A General Power of Attorney (GPA) is a statutory form which authorises someone to act on your behalf and in your name.
It’s a relatively straightforward authorisation and can be used for a wide range of circumstances or for specific periods and events.
It doesn’t have the added complications of a Lasting Power of Attorney (LPA); as such it is a simple form to fill out.
A GPA can only be used with regard to your property and financial affairs. It cannot be used to authorise someone to make decisions concerning your personal welfare (unlike a Lasting Power).
You may need to create a General Power for specific events; for example, if you go abroad and wish to entrust the management of your business interests to a family member.
You can use it for a specific period or event, when your age and health make it unlikely that you could lose capacity during the duration of the Power.
A General Power of Attorney automatically ceases to have effect if you should become incapable of making the decisions conferred by the Power.
This is in contrast to a Lasting Power, which remains in force provided that it has been registered.
You must be over 18, have capacity to grant it and not be an undischarged or interim bankrupt.
In legal terms, the person giving the power is called the “Donor” in England & Wales or the “Granter” in Scotland. The person who is receiving the power is called an “Attorney”.
Once you have granted a General Power, you have given authority for the Attorney to take decisions and act on your behalf regarding your property and affairs, as if you were taking them yourself.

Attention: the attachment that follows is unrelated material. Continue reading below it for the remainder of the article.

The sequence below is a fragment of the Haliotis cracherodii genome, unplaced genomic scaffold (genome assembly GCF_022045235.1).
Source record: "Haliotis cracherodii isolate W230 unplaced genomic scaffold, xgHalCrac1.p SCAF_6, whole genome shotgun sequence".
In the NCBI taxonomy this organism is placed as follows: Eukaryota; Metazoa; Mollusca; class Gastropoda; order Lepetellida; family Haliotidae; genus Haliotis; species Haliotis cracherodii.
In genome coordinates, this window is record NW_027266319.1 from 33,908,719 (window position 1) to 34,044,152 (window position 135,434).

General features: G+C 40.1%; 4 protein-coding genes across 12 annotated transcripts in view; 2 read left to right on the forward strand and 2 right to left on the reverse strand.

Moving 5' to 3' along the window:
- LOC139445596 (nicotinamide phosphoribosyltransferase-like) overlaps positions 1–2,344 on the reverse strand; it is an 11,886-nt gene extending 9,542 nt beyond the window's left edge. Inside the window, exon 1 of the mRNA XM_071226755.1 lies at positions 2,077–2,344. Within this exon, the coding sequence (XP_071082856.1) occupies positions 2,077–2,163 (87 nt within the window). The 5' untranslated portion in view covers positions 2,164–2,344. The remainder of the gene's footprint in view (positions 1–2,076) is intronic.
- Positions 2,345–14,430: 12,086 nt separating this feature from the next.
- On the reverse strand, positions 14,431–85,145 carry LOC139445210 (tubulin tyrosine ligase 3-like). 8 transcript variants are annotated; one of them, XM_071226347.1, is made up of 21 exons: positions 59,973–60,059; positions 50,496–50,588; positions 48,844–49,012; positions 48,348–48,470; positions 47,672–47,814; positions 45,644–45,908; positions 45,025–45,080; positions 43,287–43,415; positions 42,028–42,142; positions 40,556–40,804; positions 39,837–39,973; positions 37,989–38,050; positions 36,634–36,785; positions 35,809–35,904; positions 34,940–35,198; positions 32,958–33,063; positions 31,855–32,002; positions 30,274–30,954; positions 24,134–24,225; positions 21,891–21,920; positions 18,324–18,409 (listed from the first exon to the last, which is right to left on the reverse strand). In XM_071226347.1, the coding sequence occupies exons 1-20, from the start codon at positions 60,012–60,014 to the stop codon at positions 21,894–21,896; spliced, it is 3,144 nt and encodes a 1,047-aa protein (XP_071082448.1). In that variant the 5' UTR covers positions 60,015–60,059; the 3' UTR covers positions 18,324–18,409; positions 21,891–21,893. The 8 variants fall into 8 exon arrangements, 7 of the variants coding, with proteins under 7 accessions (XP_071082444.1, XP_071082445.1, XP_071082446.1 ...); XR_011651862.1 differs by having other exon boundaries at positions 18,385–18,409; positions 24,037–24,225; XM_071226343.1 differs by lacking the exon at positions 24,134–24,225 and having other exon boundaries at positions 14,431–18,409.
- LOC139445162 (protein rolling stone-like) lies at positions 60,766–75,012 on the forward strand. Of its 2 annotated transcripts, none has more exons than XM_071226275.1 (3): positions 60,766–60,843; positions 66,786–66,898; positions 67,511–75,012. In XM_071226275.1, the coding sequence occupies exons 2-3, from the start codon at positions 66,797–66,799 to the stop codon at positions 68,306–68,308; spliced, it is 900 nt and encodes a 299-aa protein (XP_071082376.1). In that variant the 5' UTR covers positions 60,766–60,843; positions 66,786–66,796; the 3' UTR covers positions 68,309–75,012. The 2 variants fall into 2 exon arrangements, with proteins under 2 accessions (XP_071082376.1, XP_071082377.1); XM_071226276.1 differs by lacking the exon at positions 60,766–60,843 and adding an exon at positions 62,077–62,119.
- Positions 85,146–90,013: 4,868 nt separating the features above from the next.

The exception is that the Attorney cannot make gifts.
A General Power of Attorney is very wide-ranging and as a result, an Attorney can do anything they think fit in relation to your property and affairs.
But the Power doesn’t cover functions which relate to certain special personal responsibilities. For example, an Attorney cannot normally perform in your role as a trustee or as a personal representative (i.e. administrator) of someone’s estate.
An Attorney cannot sign a Will on your behalf, take action concerning your marriage or delegate their Power to someone else.
Yes, so you must only give the power to somebody you trust implicitly.
If you become incapable of making the decisions conferred by the Power, the General Power is automatically annulled. Otherwise, a General Power remains valid until it’s revoked.
Powers can be revoked orally, but to avoid misunderstanding it’s wise to write ‘cancelled’ on the original General Power of Attorney form or simply tear it up.
The General Power would also be revoked if you or the Attorney died or become bankrupt.
Published on: September 14, 2011